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Publication numberUS2683394 A
Publication typeGrant
Publication dateJul 13, 1954
Filing dateSep 8, 1951
Priority dateSep 8, 1951
Publication numberUS 2683394 A, US 2683394A, US-A-2683394, US2683394 A, US2683394A
InventorsMichael L Polanyi, Osterberg Harold
Original AssigneeAmerican Optical Corp
Export CitationBiBTeX, EndNote, RefMan
External Links: USPTO, USPTO Assignment, Espacenet
Wide aperture optical projection lens system
US 2683394 A
Images(1)
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Description  (OCR text may contain errors)

SEARCH ROOM JULI-QJ July 13, 1954 M. l.. PoLANYl ET AL 2,683,394

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l f f oo mm 2 5 M AT TORNEYS Patented July 13, 1954 WIDE APERTURE OPTICAL PROJECTION LENS SYSTEM Michael L. Polanyi and Harold Osterberg, Stamford, Conn., assignors to American Optical Company, Southbridge, Mass., a voluntary association of Massachusetts Application September 8, 1951, Serial N o. 245,664 7 claims. (o1. :is-57) This invention relates to wide aperture imageforming optical systems of the projection type, and more particularly to such an optical system which combines a refracting system and a reflecting system to form a composite system having exceedingly high optical efficiency.

Reflecting type image-forming optical systems equipped with Schmidt corrector elements or the like have, of late, been employed extensively with television receivers for projecting enlarged images of the pictures appearing upon the face of the cathode ray tube thereof upon a viewing screen spaced ata predetermined distance from the tube. Some of these systems of earlier construction have employed means providing a single reection while others have employed means providing two or more reflections. An advantage of the latter type of system is that it may be folded or foreshortened thereby, and this is often desirable in order to reduce the overall dimensions of the receiving set cabinet into which the system is built while still having the dimensions of the system long enough to provide satisfactory optical performance.

It has been found that the optical efficiency of such a folded double reflection type imageforming system may be materially increased, however, by following the teachings of the present invention wherein an additional refracting element or elements are provided in such a system and in modifying the system in such a way that light previously unused or lost by earlier systems can now be utilized for increasing the brightness of the projected image being formed upon the associated viewing screen.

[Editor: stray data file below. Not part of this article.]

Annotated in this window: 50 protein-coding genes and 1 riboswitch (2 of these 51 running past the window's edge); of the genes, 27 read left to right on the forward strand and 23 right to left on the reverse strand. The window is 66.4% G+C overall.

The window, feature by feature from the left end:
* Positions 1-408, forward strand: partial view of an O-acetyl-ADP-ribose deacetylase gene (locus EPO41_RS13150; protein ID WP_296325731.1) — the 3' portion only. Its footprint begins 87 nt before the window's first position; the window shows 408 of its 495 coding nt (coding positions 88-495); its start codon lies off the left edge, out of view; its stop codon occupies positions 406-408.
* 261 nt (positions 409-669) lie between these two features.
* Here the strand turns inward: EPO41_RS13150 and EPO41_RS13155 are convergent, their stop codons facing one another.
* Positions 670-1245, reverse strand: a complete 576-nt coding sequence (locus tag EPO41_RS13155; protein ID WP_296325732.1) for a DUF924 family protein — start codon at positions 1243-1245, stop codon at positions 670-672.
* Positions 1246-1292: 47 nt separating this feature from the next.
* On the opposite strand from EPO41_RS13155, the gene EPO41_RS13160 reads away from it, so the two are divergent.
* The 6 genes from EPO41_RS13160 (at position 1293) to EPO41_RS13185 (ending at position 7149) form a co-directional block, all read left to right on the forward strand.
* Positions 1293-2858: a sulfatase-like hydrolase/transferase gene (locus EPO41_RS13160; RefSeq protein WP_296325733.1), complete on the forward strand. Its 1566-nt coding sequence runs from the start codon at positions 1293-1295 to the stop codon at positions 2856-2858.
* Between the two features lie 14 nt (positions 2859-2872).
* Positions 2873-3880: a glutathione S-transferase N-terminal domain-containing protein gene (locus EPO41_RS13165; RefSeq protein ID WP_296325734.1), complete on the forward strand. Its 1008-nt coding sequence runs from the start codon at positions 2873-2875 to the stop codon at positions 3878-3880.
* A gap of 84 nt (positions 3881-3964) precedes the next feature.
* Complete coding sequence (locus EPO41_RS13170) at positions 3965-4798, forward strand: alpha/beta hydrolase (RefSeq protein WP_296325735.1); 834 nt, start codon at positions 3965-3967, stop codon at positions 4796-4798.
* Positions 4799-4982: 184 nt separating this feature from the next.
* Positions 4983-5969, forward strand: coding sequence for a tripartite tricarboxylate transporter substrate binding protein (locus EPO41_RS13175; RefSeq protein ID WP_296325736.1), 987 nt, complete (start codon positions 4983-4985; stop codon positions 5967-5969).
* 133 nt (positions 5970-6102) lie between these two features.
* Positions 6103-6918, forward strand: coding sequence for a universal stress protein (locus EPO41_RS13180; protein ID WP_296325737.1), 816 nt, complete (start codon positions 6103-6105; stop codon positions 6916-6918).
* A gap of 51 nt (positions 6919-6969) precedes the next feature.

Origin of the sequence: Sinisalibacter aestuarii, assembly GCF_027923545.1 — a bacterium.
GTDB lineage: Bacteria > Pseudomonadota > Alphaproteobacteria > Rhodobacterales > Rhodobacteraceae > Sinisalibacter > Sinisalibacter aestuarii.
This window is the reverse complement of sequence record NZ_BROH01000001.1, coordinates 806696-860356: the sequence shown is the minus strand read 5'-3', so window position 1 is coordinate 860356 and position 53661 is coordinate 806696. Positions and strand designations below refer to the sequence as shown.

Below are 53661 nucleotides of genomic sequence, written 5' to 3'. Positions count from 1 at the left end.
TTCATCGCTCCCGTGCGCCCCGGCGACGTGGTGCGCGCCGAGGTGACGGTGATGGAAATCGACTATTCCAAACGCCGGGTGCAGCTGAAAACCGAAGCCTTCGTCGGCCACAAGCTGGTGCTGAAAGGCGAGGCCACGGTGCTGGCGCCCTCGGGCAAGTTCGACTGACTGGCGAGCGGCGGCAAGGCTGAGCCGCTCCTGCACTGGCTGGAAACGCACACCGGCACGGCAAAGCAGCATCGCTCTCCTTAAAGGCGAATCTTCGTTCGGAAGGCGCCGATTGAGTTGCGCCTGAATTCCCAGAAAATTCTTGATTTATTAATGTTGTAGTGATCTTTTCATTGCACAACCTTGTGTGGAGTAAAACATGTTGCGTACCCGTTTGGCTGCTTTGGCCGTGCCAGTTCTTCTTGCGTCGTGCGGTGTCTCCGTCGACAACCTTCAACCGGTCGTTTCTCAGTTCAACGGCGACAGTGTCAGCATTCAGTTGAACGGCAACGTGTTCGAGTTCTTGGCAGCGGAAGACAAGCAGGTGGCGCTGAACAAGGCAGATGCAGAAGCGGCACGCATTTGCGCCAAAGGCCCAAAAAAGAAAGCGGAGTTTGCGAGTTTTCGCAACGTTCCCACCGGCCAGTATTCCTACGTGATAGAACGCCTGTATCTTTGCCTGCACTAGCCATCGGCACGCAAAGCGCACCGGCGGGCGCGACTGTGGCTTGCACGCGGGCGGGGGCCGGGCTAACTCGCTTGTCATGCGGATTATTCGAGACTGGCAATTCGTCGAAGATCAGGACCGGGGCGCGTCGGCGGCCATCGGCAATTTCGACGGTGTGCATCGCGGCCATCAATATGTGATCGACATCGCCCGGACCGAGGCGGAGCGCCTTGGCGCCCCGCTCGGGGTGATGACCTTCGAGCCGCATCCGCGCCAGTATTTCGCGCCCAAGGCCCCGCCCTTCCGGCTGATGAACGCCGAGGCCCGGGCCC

It is, accordingly, an object of the present in vention to provide an image-forming optical system employing in combination reecting and refracting optical elements in such a way that a greater quantity of the light rays from an object or picture at the object plane of the optical sysa new combined refracting and reflecting imageforming optical system functioning in conjunction with a modied corrector element to provide increased light gathering and light transmitting ability.

Other objects and advantages of the invention will become apparent from a detailed description which follows when taken in conjunction with the accompanying drawing in which:

Fig. 1 is a diagrammatic cross-sectional view of a combined refracting and vreflecting imageforming optical system embodying the present invention;

Fig. 2 is a cross-sectional view of a modified form of optical system embodying the present invention;

Fig. 3 is a cross-sectional view of a modied form of rst reflecting element which may be employed in carrying the invention into effect, and

Fig. 4 is another modied form of the optical system which may be used, if desired.

Referring particularly to Fig. 1 it will be seen that an optical system is presented in which the numeral I0 indicates generally a cathode ray type of image-forming tube having a fluorescent screen I2 disposed upon the front face thereof, and adjacent this part of the tube is disposed a tri-color wheel I4 of conventional construction or the like mounted for synchronous rotation upon a shaft I5. Axially aligned with the face of the tube I0 is a rst small mirror I6 having a spherically curved convex reflecting surface I8 thereon and facing the screen I2 so as to receive light rays therefrom after same have been transmitted by the color wheel I4.

The reflecting surface I8, which is preferably a vacuum deposited aluminum or silver layer protected by an exposed layer of dielectric material, is so disposed upon the reflector I6 and the reilector I6 so spaced axially from the face of the tube, constituting the object plane of the optical system, that light rays from the luminous face I2 and incident thereon, for example, rays a and b emanating from a central point I9 will be reflected by surface I8 toward a second reector 20 having a central aperture 2| axially aligned with the first reflector and having a concaved spherically curved reflecting surface 24 formed thereon and coated in a manner similar to surface I8. The rays a and b are thereafter reflected by this concaved curved surface 24 toward a Schmidt type corrector element 26 spaced at a predetermined distance from the reflecting surface 24 and of such aspherical curvature and refractive characteristics that substantially all of the spherical aberration normally present in the image-forming rays of such a reflecting type system will be removed. Accordingly, a spherical aberration free image will be formed at a conjugate image plane 21 a ilnite distance therefrom, such as upon an associated viewing screen (not shown) spaced axially at a predetermined distance from the corrector element.